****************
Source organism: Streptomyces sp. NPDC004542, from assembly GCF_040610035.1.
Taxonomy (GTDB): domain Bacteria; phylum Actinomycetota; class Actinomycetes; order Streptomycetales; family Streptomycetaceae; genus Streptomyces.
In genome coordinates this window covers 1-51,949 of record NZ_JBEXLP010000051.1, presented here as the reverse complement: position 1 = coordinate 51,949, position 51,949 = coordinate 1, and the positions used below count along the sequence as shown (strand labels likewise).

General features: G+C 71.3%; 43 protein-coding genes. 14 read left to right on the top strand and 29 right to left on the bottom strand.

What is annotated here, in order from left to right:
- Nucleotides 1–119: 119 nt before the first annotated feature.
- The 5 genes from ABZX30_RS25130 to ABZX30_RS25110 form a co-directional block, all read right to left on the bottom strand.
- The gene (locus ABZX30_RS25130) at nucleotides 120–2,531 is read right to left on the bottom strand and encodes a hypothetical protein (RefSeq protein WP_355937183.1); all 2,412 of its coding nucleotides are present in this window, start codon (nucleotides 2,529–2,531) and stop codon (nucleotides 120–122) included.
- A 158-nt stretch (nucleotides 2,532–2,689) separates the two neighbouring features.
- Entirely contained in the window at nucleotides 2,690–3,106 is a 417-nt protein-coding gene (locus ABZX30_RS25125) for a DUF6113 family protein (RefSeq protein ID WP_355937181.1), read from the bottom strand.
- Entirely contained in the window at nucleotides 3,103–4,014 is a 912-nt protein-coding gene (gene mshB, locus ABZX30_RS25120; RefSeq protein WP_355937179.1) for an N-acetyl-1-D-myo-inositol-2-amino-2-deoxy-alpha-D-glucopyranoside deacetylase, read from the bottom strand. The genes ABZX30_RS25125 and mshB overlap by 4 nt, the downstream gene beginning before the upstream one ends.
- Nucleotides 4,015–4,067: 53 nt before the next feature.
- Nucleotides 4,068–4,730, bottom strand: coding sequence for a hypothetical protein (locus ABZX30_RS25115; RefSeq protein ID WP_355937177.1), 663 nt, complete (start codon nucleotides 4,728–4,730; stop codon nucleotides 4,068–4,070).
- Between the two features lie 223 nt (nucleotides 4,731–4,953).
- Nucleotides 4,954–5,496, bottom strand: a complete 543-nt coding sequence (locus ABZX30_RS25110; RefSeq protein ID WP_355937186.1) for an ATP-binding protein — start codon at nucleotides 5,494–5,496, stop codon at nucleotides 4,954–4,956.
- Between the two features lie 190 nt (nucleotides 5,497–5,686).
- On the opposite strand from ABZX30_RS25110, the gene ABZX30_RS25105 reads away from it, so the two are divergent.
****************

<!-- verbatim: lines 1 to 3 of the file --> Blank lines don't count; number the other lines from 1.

Source organism: Streptomyces sp. NPDC004542, from assembly GCF_040610035.1.
Taxonomy (GTDB): domain Bacteria; phylum Actinomycetota; class Actinomycetes; order Streptomycetales; family Streptomycetaceae; genus Streptomyces.
In genome coordinates this window covers 1-51,949 of record NZ_JBEXLP010000051.1, presented here as the reverse complement: position 1 = coordinate 51,949, position 51,949 = coordinate 1, and the positions used below count along the sequence as shown (strand labels likewise).